That, in fact, is a bit too much credit. I know that in some place it says that I was involved in the production but that was Jürgen’s part.

When I joined, Volle Kraft voraus was nearly finished but it still needed lyrics. So, I wrote some of the lyrics, together with Jürgen.

In Entering the Arena, which still is my favorite, I wanted to go back to the roots – i.e., “Wahre Arbeit, Wahrer Lohn” – something more high-energy and danceable.

You might say that “Wahre Arbeit, wahrer Lohn” was my influence at the time – a great song that is working live still.

When you left Die Krupps, were there musical ambitions you still wanted to fulfil? Will we see you return to stage?

After I left Die Krupps, Jürgen (Engler) and I founded the label Atom H. We released bands like Rumble Militia, a punk-/metal-crossover band from Bremen with a strong political message.

There was also, for instance, Protector, a Thrash Metal band that reminded one of Slayer.

At that time, New Metal was the thing, and there were lots of amazing new bands. It was a great time: we went to lots of gigs, almost every night. It was totally rock’n’roll.

After a while, I got tired of the music business – and especially the people in it – so I left Atom H. I moved to Berlin, just in time for the Wall to come down, where I took up photography again. I later returned to painting.

In London, I was in an all-girl reggae band where I played the drums, and it was always in the back of my head to go back to drumming; so, last year in May, I started taking drum lessons.

Whenever I can find the time in between painting and getting my next exhibition organized, I practice. I am dreaming of playing the drums in a rock band in the future – maybe in 2020.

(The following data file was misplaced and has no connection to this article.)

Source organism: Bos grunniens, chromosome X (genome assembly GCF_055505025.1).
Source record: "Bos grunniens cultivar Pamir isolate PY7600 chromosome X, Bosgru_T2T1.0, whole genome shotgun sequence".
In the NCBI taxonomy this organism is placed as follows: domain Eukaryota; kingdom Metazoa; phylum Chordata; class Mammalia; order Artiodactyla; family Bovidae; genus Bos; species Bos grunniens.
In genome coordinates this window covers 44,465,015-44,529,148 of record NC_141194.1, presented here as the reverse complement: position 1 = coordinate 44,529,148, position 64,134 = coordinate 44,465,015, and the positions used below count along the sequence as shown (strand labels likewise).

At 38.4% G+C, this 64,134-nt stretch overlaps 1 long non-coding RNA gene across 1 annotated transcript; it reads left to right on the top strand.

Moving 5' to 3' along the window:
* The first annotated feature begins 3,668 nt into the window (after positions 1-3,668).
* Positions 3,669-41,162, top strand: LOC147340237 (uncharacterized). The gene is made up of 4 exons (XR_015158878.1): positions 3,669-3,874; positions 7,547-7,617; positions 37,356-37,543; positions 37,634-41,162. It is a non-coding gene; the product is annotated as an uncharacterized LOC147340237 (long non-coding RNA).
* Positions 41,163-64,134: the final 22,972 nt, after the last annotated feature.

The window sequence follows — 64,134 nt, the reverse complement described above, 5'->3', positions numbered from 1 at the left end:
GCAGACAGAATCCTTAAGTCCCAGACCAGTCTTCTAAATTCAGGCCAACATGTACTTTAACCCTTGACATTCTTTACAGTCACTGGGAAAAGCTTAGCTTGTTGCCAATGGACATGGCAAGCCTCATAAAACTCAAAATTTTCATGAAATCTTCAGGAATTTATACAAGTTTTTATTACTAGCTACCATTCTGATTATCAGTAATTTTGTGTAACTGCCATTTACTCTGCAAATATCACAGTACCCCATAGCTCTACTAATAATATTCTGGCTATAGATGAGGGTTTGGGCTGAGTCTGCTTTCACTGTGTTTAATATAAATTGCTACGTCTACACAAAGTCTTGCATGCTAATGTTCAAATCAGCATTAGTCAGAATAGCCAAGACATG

You are also becoming known as a painter. When did you start? What do your paintings express?

I have been painting since I was a little kid and kept doing it until the age of 16, when I left school.

My mother took me to an art school in Stuttgart (at the time we were living in Heilbronn) to apply – successfully, but I never went. By that time, I already was heavily into booze and drugs, so I didn’t get anything together. Instead I hitchhiked to Torremolinos in Spain, where I lived until I moved to Düsseldorf.

Inspiration is coming to me in two different ways: One way is entirely from inside me, resulting in the darker paintings such as Suicide, the Tatort series and so on.

Those paintings are very much inspired by blood, which for me is the essence of life itself. Without blood we simply wouldn’t exist. Also, I very much adore the color of blood, which you can clearly see in my paintings. Red is dominant.

The other kind of inspiration comes from the outside world; solely driven by a specific color; inspired by something I see – for instance, a scene in a movie.

When I look at something, at first I notice the colors – always! Colors and the composition of colors. As Marie Pellicone (of Marie Pellicone Gallery in Soho/New York) said: I am truly a colorist.

You recently showed your paintings in Germany. Was the reaction encouraging?

Very much so! I even sold a painting weeks after the show, a lady bought one of my drawings for her husband as a birthday present.

Tina Schnekenburger's Colors and States of Mind shows in Hamburg from 7-10 September, 2018. Pop-Up Gallery BloodRedArt, Jungfrauenthal 3 in Hamburg (next to U Klosterstern).
All photos of Tina Schnekenburger by Krichan Wihlborg.